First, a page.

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Obama's mortgage plan up against fast-rising defaults

Refinancing and loan workouts are at the core of the fix. Some wonder whether it will be bold or swift enough to stabilize the market.

February 19, 2009|Maura Reynolds

WASHINGTON — The housing plan unveiled by President Obama on Wednesday goes further than any previous effort to break the vicious cycle of declining home values, rising mortgage defaults and frozen credit that triggered the country's worst recession since the 1930s.

And it embraces strategies that attack the complex problems on several fronts but without requiring a long struggle in Congress.

Even so, there is doubt about whether the initiative will be bold enough and swift enough to succeed where other efforts have failed.

"It's a positive step in the right direction," said economist Mark Zandi of Moody's "I think it will be much more successful than those that preceded it. I worry that it's not going to be successful fast enough."

The plan has two main elements aimed at the twin problems feeding the foreclosure crisis that is claiming more than 6,000 homes a day: "underwater" mortgages on which the balance owed is more than the current value of the property, and unaffordable loan payments that are forcing homeowners into default.

Obama presented the plan in an appearance outside Phoenix and said it would help arrest the slide in the overall economy.

"All of us are paying a price for this home mortgage crisis," he said. "And all of us will pay an even steeper price if we allow this crisis to deepen."

One part would allow borrowers whose homes have lost value to refinance their mortgages at today's relatively low interest rates, even if the homeowner has little or no home equity left. To be eligible, borrowers must live in their homes and have a loan that is owned or guaranteed by Fannie Mae or Freddie Mac.

The opportunity to refinance will help "homeowners who have played by the rules [and] have been making their payments on time" but have been unable to refinance because collapsing housing prices have eroded the equity in their homes, said Housing Secretary Shaun Donovan.

The plight of those borrowers, Donovan added, "just isn't fair, and it's something that we will help to fix."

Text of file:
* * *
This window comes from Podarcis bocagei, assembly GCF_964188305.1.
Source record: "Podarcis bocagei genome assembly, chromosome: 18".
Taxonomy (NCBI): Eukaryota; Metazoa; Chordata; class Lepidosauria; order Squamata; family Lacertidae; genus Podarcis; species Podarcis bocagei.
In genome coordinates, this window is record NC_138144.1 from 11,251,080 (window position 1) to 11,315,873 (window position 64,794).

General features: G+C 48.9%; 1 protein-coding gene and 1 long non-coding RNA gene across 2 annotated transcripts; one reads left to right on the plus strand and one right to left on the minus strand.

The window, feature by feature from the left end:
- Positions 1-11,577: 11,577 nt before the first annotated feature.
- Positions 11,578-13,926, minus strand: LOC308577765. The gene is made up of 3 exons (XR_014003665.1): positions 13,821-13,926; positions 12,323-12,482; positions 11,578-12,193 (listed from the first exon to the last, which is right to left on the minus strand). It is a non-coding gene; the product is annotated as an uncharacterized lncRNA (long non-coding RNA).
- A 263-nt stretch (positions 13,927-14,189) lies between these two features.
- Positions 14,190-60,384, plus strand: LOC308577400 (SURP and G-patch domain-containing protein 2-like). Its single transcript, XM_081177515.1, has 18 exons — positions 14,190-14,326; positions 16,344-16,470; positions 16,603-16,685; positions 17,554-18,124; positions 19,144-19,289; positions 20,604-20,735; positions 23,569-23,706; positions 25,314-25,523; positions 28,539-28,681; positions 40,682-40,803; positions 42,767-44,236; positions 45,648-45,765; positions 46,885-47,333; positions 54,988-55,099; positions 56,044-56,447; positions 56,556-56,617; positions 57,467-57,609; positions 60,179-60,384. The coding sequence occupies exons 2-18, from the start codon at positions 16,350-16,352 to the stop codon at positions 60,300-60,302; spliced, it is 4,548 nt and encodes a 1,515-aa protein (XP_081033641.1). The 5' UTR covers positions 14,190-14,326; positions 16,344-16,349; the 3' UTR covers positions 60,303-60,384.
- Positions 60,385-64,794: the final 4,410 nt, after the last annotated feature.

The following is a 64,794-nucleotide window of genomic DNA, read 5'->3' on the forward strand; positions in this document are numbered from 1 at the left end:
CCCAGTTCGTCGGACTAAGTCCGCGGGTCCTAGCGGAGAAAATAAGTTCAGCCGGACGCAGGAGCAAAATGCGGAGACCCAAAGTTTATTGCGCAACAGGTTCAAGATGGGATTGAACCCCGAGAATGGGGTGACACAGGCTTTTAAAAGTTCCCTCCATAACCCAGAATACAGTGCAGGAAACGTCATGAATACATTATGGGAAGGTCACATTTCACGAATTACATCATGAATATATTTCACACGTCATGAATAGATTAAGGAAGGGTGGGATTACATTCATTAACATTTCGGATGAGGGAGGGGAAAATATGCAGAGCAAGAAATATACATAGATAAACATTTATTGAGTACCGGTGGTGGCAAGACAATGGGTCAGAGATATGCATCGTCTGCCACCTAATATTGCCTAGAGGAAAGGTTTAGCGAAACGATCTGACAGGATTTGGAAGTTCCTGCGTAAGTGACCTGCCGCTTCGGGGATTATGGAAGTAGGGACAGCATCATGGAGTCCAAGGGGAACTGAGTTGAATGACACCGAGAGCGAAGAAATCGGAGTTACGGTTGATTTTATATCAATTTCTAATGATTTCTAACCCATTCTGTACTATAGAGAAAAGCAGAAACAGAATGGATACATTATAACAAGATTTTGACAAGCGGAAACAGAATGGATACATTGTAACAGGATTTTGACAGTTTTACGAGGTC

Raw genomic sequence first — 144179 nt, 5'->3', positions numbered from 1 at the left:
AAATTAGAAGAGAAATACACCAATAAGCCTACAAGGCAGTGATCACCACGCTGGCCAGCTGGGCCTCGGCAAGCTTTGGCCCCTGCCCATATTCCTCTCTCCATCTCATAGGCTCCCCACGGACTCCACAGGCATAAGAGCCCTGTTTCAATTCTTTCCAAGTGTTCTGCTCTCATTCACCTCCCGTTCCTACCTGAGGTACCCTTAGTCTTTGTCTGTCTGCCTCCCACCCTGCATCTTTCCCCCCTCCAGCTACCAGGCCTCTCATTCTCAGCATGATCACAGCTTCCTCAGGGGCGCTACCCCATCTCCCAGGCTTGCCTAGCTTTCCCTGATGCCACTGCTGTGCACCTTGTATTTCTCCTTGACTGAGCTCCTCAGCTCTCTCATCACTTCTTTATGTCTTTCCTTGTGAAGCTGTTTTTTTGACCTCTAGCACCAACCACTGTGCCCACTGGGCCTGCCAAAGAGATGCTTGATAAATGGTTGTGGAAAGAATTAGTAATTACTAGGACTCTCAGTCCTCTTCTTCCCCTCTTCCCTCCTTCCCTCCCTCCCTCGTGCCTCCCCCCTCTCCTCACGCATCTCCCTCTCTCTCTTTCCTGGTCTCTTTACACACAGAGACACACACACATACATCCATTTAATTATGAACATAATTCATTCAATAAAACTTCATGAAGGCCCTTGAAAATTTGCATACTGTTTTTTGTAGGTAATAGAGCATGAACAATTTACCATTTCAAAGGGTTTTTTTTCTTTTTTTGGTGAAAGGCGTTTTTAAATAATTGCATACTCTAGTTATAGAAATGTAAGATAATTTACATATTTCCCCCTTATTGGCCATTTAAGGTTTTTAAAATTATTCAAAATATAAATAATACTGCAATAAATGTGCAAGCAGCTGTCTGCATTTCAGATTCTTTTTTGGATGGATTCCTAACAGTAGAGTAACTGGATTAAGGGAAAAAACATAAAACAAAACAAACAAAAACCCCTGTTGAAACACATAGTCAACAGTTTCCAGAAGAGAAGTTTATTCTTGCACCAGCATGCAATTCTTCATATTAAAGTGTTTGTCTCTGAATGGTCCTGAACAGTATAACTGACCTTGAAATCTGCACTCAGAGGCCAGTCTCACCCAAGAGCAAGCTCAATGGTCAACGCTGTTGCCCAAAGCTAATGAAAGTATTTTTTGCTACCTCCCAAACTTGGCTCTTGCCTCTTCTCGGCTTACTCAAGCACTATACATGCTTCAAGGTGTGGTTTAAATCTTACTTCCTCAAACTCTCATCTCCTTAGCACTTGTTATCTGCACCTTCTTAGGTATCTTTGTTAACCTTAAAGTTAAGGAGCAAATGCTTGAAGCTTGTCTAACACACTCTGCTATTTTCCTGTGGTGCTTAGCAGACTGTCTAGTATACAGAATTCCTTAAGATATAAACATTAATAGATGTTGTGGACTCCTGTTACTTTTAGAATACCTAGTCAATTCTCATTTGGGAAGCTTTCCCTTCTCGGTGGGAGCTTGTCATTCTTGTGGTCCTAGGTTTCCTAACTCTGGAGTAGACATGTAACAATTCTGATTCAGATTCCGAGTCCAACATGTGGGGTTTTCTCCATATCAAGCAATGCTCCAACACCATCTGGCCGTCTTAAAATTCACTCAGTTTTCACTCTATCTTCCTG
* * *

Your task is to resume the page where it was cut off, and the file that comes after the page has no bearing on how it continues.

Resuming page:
Because the refinancing program will lower payments for many middle-class families, it will directly benefit the overall economy, Treasury Secretary Timothy F. Geithner said.

"In that case, it acts like stimulus," he said.

The second part of the plan is a loan modification program designed to keep troubled homeowners out of foreclosure and to keep "at risk" borrowers from defaulting in the first place. It would accomplish that by offering new incentives to lenders and mortgage servicers to modify loans.

If the lender agrees to reduce the monthly payment to 38% of a borrower's monthly income, the government will pay half of the additional cost of lowering the payment to 31% of the borrower's income.

Unlike earlier foreclosure prevention efforts, the Obama plan doesn't require that homeowners be behind on their mortgage payments to be eligible for help. In fact, the program will pay loan servicers a higher incentive fee if a modification is done before a borrower falls behind.

"Programs have typically required 90-day delinquency," Donovan said. "We believe that we have to move this modification process earlier to help people be successful."

Sheila Bair, head of the Federal Deposit Insurance Corp., applauded that feature of the plan. The FDIC has implemented a widely praised loan modification program at Pasadena-based IndyMac Federal Bank, which the agency has been running since the lender's failure last year.

"The FDIC has long felt that the missing link, really, in all of our strategies so far is we've not tackled the problem at the core, which is at-risk borrowers," Bair said. The result has been "millions of unnecessary foreclosures, weighing down home prices and creating a lot of external costs for neighborhoods, communities and the economy as a whole."

What the Obama loan-modification plan does not do is mandate that lenders take part in either of the programs. But financial institutions that have received capital infusions under the $700-billion Troubled Asset Relief Program will be required to follow the government's protocols, which will be issued March 4. Other lenders can offer the new loans at their discretion.

Furthermore, the plan doesn't require lenders participating in the loan modification plan to reduce the principal of mortgages on houses that have lost value. The modifications will lower monthly payments, but the homeowner's outstanding debt will probably not change.

The plan also does not help borrowers with "jumbo" mortgages -- generally those above $417,000 in much of the country, or as much as $730,000 in higher-priced areas. That could be a significant gap in parts of California, Illinois, Florida and other areas that had superheated home markets.

And the plan doesn't address the problem of borrowers with second mortgages, such as home equity lines of credit. Any modification or refinancing would apply only to the primary mortgage.

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